The Walking and Crawling Home Inspector

Home inspectors often have to crawl over, under and inside things in the process of inspecting a home. It is not a job for the claustrophobic, or those that do not possess an irrational sense of adventure, or unrealistic curiosity.

Of course every inspector will have their own line-in-the-sand as to what they will do and won’t do, but generally speaking, as a group, home inspectors tend to do what no one else in their right mind would do.

On a recent inspection, while traversing the attic I had to crawl through an unusual tunnel between two chimneys that had been corbelled together so that they could both pass through the roof at just one location.

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I guess finding this in the attic I should have been prepared for what it would take to get from one side of the crawl space to the other. I wish I could have filmed myself crawling under this duct.

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Laying on one’s back, it was possible to slither under the duct–but it was a little disconcerting having no way to really know what was on the other side until I got there.

Of course it was well worth the trip, as there was extensive water damage in the crawl space on the other side.

It is my business model to do what it takes to provide the best information I can–sometimes it just is not possible and I have to recommend that proper access be made and that I be called back for further evaluation. I don’t like it when I am forced to become one of the things that keep the process from moving along.

Plus, the more difficult the access, the more likely nobody else has been willing to go in there either, and the more likely there will be things that need to be discovered.

By Charles Buell, Real Estate Inspections in Seattle

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Grateful for the wind in my face!

One of my recent posts, More Attic Ventilation Is Not Going To Help, was about excessive moisture in an attic due to breaches in the air barrier between the indoors and the attic space.

As that post discussed, these by-passes can be obvious or hidden. There are often multiple breaches in the same home and some may be easy to find and other may be very difficult to fine. When I find these breaches I point them out and recommend that proper repairs be made. These breaches, if not a problem now, may become a problem in the future.

The picture below is an example of an obvious breach in the connection of the ceiling heat register to the insulated duct in the attic. The picture is looking down at the insulation and the pink insulation is part of the wrap that goes around the heat duct that runs to the ceiling register.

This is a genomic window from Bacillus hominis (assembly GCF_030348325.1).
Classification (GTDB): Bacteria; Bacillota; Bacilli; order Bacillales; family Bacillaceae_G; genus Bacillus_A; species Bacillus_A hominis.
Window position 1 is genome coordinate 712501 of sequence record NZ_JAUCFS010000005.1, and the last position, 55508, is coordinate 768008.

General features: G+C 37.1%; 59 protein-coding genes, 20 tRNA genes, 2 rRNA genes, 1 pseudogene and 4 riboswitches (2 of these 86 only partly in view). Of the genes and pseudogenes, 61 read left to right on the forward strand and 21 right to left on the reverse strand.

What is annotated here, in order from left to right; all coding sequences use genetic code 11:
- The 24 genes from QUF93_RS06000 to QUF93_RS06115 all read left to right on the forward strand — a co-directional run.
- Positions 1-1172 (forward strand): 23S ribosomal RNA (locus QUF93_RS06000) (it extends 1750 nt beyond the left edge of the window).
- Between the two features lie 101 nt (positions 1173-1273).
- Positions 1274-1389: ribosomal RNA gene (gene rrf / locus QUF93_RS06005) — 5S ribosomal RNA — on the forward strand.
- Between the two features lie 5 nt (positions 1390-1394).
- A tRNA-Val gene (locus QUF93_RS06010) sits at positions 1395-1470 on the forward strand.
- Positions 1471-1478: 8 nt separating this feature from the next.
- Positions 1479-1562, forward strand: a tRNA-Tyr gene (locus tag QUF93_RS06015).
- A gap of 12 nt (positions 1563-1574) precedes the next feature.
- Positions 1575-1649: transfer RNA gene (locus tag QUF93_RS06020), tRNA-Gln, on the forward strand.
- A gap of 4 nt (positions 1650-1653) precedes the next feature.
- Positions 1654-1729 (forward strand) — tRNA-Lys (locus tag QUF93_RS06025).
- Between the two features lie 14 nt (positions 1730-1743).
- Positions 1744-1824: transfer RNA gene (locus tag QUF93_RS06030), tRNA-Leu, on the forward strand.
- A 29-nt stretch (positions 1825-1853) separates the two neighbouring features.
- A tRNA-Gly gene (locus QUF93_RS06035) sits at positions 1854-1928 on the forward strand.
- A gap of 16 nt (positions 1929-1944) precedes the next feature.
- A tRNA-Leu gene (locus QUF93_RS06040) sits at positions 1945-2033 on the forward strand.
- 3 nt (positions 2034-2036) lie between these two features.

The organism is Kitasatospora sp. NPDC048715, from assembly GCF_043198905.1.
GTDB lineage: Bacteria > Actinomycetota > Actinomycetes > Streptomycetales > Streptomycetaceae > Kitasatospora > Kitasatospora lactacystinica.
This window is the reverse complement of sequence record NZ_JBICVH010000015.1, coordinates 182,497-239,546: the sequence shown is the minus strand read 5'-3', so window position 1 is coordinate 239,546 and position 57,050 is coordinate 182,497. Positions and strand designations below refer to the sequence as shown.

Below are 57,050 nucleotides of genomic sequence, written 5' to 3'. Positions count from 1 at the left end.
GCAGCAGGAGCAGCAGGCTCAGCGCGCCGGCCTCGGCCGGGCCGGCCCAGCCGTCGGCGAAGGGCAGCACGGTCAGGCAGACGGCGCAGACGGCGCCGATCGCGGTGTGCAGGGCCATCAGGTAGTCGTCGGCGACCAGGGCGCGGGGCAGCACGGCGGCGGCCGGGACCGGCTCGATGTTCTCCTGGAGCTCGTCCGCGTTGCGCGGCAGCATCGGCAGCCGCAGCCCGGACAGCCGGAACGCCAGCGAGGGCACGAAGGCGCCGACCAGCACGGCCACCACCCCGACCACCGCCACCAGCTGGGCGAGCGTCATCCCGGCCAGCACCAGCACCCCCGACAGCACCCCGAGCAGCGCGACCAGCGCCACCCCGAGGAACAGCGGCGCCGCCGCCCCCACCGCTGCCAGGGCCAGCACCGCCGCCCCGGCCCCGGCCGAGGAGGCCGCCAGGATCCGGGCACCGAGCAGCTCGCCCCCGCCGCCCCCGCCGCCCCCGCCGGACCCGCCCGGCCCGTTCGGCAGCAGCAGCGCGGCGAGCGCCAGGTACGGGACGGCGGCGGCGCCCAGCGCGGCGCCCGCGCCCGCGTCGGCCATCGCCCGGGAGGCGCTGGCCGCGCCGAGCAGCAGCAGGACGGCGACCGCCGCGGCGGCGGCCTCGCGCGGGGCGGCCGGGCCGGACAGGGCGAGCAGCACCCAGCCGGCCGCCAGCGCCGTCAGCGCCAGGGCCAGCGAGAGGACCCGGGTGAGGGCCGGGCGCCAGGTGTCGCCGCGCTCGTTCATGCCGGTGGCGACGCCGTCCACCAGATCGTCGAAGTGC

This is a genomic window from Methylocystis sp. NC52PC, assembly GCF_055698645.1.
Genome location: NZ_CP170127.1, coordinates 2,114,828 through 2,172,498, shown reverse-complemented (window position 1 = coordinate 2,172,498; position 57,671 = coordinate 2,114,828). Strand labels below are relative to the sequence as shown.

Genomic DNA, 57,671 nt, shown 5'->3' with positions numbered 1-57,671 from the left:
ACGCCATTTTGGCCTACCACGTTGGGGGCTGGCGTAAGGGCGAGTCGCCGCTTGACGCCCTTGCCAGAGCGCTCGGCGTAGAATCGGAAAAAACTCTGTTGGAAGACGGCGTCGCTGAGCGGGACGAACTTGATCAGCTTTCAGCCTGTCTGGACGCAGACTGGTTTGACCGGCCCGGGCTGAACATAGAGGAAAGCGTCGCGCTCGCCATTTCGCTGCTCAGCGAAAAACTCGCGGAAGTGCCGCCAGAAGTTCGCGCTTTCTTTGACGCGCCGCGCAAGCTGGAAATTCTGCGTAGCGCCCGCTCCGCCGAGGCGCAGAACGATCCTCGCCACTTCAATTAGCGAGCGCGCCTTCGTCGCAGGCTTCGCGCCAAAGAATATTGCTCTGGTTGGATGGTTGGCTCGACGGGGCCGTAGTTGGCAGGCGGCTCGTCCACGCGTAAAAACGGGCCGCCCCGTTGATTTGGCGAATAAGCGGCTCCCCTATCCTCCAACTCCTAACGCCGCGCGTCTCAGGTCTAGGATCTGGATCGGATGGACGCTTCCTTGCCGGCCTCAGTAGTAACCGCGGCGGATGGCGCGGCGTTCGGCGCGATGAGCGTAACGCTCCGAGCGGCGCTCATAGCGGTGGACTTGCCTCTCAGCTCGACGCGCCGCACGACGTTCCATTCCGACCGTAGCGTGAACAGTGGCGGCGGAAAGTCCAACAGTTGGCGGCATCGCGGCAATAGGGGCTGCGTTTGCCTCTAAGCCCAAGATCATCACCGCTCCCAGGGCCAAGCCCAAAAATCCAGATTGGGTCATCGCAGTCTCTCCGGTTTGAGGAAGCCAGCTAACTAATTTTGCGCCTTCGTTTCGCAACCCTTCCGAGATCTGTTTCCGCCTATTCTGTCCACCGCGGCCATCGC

It was pretty easy to find because the heating system was running and this little hole in the insulation was blowing air in my face as I climbed through the access hatch into the attic.

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If the heating system had not been running, I like to think I would not have just thought it was a mouse hole.

The truth is though—it does not look at all like a mouse hole because there is no trail.

I’m just grateful for the wind in my face.

By Charles Buell, Real Estate Inspections in Seattle

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Two approaches to wrong

The roof on a building I inspected a while ago had two steps where the elevation of the roof changed. Both were flashed improperly. The metal flashing at this transition should never be a continuous piece whether it is installed on top of the shingles:

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Or under the shingles:

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Regardless of its position, if the metal flashing is continuous, water will eventually either travel across the shingles and then into the roof structure or under the shingles and across the flashing to the roof structure. Of course any water should then encounter the felt paper under the shingles, but the felt paper is not designed to be water proof—it is full of holes from nailing all the shingles down. Eventually either method of installation will result in damage to the roof structure.

This transition should have step flashings. Proper step flashings will result in as many overlapping pieces as there are rows of shingles. This will guarantee proper drainage and prevent damage to the roof.

Obviously the flashings should also be counter-flashed. In both of the installations pictured above it is likely intended (or was intended) for a fascia to be installed to lap over the flashings. While this will likely prevent water from getting behind the improper continuous metal flashings from above—it will result in the higher roof shingles not overhanging the fascia enough to prevent water from wicking behind the fascia or into the upper roof structure.

Installation of some sort of metal counter-flashing will likely be necessary in conjunction with removal of the continuous flashings and installation of proper step-flashings.

By Charles Buell, Real Estate Inspections in Seattle

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